Music has a long association with war. It used to accompany armies into battle and still gets drafted into morale-boosting service. It can soothe the anxiety and pain of those caught up directly in war, or merely watching from afar. It can challenge the very concept of war, too.
Shortly after the long-anticipated conflict in Iraq broke out last week, Baltimore Choral Arts Society director Tom Hall kept hearing two pieces of music in his head. "One was the Donna Nobis Pacem by Vaughan Williams," he said. "The other was from Benjamin Britten's War Requiem, the duet at the end between the two combatants, joined together in death, speaking to each other -- 'Let us sleep now.' It's one of the most moving moments in all of music. Those pieces individualized some of the feelings I've been having."
The Iraq war has had Peabody Institute director and composer Robert Sirota concentrating even harder on a current composition project of his own -- a piece about another kind of strife, racial conflict in American cities. "I don't see music as an escape, but as a way of clarifying and defining how I feel," he said. "I don't like the idea of music as balm."
If someone asked him what to listen to in the shadow of current events, Sirota would suggest Britten's War Requiem and another anti-war work, Michael Tippet's A Child of Our Time. "They're not going to make anyone feel great," he said, "but they will make them think."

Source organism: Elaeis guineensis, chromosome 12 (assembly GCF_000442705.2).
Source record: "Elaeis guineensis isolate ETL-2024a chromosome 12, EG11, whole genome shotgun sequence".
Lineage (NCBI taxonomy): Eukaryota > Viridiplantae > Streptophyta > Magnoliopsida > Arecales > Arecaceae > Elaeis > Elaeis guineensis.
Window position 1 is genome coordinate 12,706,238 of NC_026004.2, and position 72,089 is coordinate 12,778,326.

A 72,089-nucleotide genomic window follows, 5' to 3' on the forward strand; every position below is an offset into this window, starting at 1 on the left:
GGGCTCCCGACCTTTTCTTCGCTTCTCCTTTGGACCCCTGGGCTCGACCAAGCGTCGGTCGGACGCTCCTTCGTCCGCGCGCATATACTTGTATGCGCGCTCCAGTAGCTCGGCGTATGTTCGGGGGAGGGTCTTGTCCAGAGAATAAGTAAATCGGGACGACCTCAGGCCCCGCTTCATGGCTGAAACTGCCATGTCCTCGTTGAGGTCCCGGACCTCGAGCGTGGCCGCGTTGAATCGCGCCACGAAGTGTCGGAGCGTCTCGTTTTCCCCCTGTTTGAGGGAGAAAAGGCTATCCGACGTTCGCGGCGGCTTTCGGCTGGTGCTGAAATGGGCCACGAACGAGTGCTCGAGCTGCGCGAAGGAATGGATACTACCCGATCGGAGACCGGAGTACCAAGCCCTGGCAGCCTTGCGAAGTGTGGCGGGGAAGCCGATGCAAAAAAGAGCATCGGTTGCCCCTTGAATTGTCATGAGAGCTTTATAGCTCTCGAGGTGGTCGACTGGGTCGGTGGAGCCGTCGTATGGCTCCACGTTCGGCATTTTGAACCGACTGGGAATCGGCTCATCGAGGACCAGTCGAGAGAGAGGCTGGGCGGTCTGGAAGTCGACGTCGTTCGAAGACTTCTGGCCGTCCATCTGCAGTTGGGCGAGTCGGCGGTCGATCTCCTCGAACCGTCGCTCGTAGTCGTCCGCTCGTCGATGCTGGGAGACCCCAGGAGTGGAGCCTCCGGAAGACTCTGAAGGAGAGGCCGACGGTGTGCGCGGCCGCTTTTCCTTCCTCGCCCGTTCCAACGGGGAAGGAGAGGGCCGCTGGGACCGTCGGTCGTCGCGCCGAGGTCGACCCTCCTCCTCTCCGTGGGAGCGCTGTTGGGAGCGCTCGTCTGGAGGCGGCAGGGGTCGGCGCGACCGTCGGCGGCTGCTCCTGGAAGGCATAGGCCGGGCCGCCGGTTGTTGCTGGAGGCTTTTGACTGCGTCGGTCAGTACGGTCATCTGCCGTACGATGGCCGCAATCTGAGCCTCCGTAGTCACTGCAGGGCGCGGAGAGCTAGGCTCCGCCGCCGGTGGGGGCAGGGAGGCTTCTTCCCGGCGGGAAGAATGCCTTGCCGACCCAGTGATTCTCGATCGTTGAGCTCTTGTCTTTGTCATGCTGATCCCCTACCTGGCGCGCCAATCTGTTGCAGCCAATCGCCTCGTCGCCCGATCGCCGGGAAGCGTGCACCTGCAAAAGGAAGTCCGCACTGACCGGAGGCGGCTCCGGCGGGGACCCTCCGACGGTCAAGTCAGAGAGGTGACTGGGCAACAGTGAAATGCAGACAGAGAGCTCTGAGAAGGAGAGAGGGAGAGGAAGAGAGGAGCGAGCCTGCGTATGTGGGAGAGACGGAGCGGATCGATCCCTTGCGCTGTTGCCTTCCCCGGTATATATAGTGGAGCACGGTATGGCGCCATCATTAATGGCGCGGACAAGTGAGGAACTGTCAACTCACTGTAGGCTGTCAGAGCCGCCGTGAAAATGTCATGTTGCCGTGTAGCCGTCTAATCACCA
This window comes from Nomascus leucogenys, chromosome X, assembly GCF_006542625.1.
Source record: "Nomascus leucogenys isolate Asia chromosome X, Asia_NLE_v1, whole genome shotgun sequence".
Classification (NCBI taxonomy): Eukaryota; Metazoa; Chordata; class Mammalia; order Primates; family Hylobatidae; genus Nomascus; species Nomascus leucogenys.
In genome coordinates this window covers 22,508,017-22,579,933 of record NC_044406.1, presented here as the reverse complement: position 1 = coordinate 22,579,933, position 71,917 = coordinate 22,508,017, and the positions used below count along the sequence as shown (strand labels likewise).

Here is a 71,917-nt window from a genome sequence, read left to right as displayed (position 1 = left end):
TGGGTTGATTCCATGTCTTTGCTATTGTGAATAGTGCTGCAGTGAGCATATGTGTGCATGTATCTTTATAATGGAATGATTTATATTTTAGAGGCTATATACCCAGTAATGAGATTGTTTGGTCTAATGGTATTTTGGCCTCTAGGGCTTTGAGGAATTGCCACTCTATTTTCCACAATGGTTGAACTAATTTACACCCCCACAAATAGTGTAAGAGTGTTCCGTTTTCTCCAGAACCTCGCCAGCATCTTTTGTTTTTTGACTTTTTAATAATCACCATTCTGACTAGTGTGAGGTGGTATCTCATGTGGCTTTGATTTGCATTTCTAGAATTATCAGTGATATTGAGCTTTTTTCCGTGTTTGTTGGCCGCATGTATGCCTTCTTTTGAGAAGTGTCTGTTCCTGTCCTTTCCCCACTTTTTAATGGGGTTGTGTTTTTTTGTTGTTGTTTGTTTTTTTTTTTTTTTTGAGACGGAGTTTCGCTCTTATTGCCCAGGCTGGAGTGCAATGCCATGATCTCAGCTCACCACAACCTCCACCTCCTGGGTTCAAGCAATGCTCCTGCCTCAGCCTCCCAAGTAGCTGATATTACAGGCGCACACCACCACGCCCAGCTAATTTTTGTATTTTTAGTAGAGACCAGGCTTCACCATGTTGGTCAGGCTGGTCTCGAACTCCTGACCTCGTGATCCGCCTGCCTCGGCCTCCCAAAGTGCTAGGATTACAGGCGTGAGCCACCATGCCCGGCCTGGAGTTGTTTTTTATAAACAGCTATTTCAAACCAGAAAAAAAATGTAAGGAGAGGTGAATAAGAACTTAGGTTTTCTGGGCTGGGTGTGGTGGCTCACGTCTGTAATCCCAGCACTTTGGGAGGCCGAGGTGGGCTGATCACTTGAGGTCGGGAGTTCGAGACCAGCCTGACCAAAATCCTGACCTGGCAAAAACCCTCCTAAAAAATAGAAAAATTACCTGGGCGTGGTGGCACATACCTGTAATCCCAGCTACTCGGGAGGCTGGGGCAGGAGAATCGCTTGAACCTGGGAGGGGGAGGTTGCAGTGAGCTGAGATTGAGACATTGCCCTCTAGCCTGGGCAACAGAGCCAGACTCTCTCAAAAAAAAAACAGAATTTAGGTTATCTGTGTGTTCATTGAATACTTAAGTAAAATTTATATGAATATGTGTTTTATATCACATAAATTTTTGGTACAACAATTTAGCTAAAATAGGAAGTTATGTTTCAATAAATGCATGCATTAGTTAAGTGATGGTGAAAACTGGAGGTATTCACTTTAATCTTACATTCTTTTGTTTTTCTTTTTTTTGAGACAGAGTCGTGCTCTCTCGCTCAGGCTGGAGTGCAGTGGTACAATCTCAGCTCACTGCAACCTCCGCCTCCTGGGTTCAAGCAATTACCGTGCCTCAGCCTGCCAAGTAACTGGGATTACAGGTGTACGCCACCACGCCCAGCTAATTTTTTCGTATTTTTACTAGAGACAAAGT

Artists, dedicated to creation, tend to react strongly against destructive things. Musicians, in particular, experience the bonding power of art. "If you put everyone who's involved in this Iraq war into a room and had them sing Mozart's C minor Mass," said Edward Polochick, artistic director of the Concert Artists of Baltimore, "how could they possibly fight one another afterward? The arts are the civilizer of mankind, and music is the comfort, the solace."
When he's in need of solace, Polochick considers such things as the last movement of Mahler's Resurrection Symphony ("one of those great, healing pieces"), Bach's B minor Mass, Ballade No. 4 by Chopin ("it really pulls me into another world"), and that Donna Nobis Pacem.
Margaret Budd, an organist and director of Community Concerts at Second Presby- terian Church, has found herself thinking about requiems and such organ works as Jean Langlais' Poem for Peace. "Bach wrote profoundly for organ," she said, "so anyone looking for solace will find it there."
Virginia Reinecke, a pianist and director of the Music in the Great Hall series at Towson Unitarian Universalist Church, doesn't think "music is to be used." But for those hoping to extract a calming quality from the aural art, she would suggest any chamber music by Brahms -- "especially the Clarinet Trio or the A major Piano Quartet, which is music beyond the realm of human experiences," she says. "It is so spiritual."
Brahms came to the mind of Baltimore Symphony Orches-tra concertmaster Jonathan Carney, too. Not that he thinks of music when confronted with troubling events. "I'm not really like that," he said. "But I did play an old recording of the Brahms F minor Piano Quintet -- with Arthur Rubinstein and the Guarneri Quartet -- last week. I hadn't played it in years. It was something I have always loved, from the first time I heard it. So maybe that was my way of finding some comfort."